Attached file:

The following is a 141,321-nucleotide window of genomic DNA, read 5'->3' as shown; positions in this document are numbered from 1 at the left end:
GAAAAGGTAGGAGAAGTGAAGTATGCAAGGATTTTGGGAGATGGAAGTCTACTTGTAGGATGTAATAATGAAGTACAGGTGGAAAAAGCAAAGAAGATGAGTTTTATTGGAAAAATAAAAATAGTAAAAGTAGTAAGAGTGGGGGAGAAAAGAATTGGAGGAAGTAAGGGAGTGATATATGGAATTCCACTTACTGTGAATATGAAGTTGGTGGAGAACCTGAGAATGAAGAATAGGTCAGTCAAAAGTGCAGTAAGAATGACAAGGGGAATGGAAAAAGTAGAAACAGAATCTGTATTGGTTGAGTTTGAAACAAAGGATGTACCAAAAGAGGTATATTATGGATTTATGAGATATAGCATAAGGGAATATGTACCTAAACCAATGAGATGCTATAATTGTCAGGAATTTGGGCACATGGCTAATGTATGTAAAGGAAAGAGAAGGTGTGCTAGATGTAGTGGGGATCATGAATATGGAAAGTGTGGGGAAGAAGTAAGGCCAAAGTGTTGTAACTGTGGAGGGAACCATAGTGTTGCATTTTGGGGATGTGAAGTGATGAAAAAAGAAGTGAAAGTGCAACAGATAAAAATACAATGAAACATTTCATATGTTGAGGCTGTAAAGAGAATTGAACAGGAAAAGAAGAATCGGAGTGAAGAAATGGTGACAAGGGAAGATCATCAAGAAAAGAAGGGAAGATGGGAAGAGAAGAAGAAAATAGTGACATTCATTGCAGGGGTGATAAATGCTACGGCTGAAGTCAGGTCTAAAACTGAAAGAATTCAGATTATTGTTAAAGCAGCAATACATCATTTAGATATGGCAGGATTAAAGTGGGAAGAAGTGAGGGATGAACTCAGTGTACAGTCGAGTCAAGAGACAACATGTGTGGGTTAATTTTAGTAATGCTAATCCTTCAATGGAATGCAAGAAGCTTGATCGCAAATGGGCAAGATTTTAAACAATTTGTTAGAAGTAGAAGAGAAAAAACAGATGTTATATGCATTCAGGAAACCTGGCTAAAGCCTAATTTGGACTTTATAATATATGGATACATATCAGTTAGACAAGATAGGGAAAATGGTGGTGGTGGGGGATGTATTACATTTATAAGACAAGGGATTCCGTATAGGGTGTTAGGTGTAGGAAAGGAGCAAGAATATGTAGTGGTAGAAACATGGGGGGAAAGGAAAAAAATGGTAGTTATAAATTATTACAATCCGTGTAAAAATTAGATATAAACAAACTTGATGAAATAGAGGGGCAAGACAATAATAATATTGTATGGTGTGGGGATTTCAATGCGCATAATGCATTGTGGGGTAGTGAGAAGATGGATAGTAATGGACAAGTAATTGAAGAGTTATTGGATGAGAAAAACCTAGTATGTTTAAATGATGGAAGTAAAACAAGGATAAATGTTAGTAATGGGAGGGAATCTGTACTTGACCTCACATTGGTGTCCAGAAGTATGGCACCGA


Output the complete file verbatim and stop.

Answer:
The following is a 141,321-nucleotide window of genomic DNA, read 5'->3' as shown; positions in this document are numbered from 1 at the left end:
GAAAAGGTAGGAGAAGTGAAGTATGCAAGGATTTTGGGAGATGGAAGTCTACTTGTAGGATGTAATAATGAAGTACAGGTGGAAAAAGCAAAGAAGATGAGTTTTATTGGAAAAATAAAAATAGTAAAAGTAGTAAGAGTGGGGGAGAAAAGAATTGGAGGAAGTAAGGGAGTGATATATGGAATTCCACTTACTGTGAATATGAAGTTGGTGGAGAACCTGAGAATGAAGAATAGGTCAGTCAAAAGTGCAGTAAGAATGACAAGGGGAATGGAAAAAGTAGAAACAGAATCTGTATTGGTTGAGTTTGAAACAAAGGATGTACCAAAAGAGGTATATTATGGATTTATGAGATATAGCATAAGGGAATATGTACCTAAACCAATGAGATGCTATAATTGTCAGGAATTTGGGCACATGGCTAATGTATGTAAAGGAAAGAGAAGGTGTGCTAGATGTAGTGGGGATCATGAATATGGAAAGTGTGGGGAAGAAGTAAGGCCAAAGTGTTGTAACTGTGGAGGGAACCATAGTGTTGCATTTTGGGGATGTGAAGTGATGAAAAAAGAAGTGAAAGTGCAACAGATAAAAATACAATGAAACATTTCATATGTTGAGGCTGTAAAGAGAATTGAACAGGAAAAGAAGAATCGGAGTGAAGAAATGGTGACAAGGGAAGATCATCAAGAAAAGAAGGGAAGATGGGAAGAGAAGAAGAAAATAGTGACATTCATTGCAGGGGTGATAAATGCTACGGCTGAAGTCAGGTCTAAAACTGAAAGAATTCAGATTATTGTTAAAGCAGCAATACATCATTTAGATATGGCAGGATTAAAGTGGGAAGAAGTGAGGGATGAACTCAGTGTACAGTCGAGTCAAGAGACAACATGTGTGGGTTAATTTTAGTAATGCTAATCCTTCAATGGAATGCAAGAAGCTTGATCGCAAATGGGCAAGATTTTAAACAATTTGTTAGAAGTAGAAGAGAAAAAACAGATGTTATATGCATTCAGGAAACCTGGCTAAAGCCTAATTTGGACTTTATAATATATGGATACATATCAGTTAGACAAGATAGGGAAAATGGTGGTGGTGGGGGATGTATTACATTTATAAGACAAGGGATTCCGTATAGGGTGTTAGGTGTAGGAAAGGAGCAAGAATATGTAGTGGTAGAAACATGGGGGGAAAGGAAAAAAATGGTAGTTATAAATTATTACAATCCGTGTAAAAATTAGATATAAACAAACTTGATGAAATAGAGGGGCAAGACAATAATAATATTGTATGGTGTGGGGATTTCAATGCGCATAATGCATTGTGGGGTAGTGAGAAGATGGATAGTAATGGACAAGTAATTGAAGAGTTATTGGATGAGAAAAACCTAGTATGTTTAAATGATGGAAGTAAAACAAGGATAAATGTTAGTAATGGGAGGGAATCTGTACTTGACCTCACATTGGTGTCCAGAAGTATGGCACCGA